A report on Amnesia

Amnesie

Deficit in memory caused by brain damage or disease, but it can also be caused temporarily by the use of various sedatives and hypnotic drugs.

- Amnesia
Amnesie

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Overall

Retrograde amnesia

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Loss of memory-access to events that occurred or information that was learned in the past.

Loss of memory-access to events that occurred or information that was learned in the past.

This would resemble generic amnesia.

Hippocampus (brain)

Anterograde amnesia

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Hippocampus (brain)

In neurology, anterograde amnesia is a loss of the ability to create new memories after the event that caused amnesia, leading to a partial or complete inability to recall the recent past, while long-term memories from before the event remain intact.

Overview of the forms and functions of memory.

Memory

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Faculty of the mind by which data or information is encoded, stored, and retrieved when needed.

Faculty of the mind by which data or information is encoded, stored, and retrieved when needed.

Overview of the forms and functions of memory.
Olin Levi Warner, Memory (1896). Library of Congress Thomas Jefferson Building, Washington, D.C.
The working memory model
The garden of oblivion, illustration by Ephraim Moses Lilien.
Regulatory sequence in a promoter at a transcription start site with a paused RNA polymerase and a TOP2B-induced double-strand break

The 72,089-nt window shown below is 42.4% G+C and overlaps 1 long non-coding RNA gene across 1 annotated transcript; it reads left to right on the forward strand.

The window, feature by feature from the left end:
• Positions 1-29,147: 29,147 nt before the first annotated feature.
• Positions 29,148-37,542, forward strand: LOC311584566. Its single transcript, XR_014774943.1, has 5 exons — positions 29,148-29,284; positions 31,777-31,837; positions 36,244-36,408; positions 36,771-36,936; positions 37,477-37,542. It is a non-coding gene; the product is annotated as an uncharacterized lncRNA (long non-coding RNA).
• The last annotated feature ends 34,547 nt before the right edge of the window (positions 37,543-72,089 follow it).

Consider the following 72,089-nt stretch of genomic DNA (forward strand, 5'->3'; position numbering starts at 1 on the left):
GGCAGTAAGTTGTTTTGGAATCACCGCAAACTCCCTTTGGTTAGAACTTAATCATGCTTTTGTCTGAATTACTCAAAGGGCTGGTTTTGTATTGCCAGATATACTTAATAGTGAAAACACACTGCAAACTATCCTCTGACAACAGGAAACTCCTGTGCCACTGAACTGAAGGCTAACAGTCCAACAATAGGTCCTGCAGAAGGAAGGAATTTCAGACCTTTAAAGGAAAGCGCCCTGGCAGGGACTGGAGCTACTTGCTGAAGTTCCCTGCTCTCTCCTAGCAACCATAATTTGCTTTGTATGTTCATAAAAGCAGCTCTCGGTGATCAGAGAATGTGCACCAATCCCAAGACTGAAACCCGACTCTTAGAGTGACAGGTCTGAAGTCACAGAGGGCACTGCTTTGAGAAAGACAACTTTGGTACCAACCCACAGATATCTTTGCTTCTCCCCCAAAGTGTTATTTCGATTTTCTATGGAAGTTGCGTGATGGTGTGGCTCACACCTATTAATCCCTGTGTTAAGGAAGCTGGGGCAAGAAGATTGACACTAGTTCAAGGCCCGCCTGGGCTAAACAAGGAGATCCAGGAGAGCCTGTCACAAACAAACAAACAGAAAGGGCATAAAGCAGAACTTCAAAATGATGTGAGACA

Brain regions involved in memory formation including medial prefrontal cortex (mPFC)
Regulatory sequence in a promoter at a transcription start site with a paused RNA polymerase and a TOP2B-induced double-strand break

Memory loss is usually described as forgetfulness or amnesia.

Long-term memory

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Stage of the Atkinson–Shiffrin memory model in which informative knowledge is held indefinitely.

Stage of the Atkinson–Shiffrin memory model in which informative knowledge is held indefinitely.

Research by Meulemans and Van der Linden (2003) found that amnesiac patients with damage to the medial temporal lobe performed more poorly on explicit learning tests than did healthy controls.

Humans have two hippocampi, one in each hemisphere of the brain. They are located in the medial temporal lobes of the cerebrum. In this lateral view of the human brain, the frontal lobe is at the left, the occipital lobe at the right, and the temporal and parietal lobes have largely been removed to reveal one of the hippocampi underneath.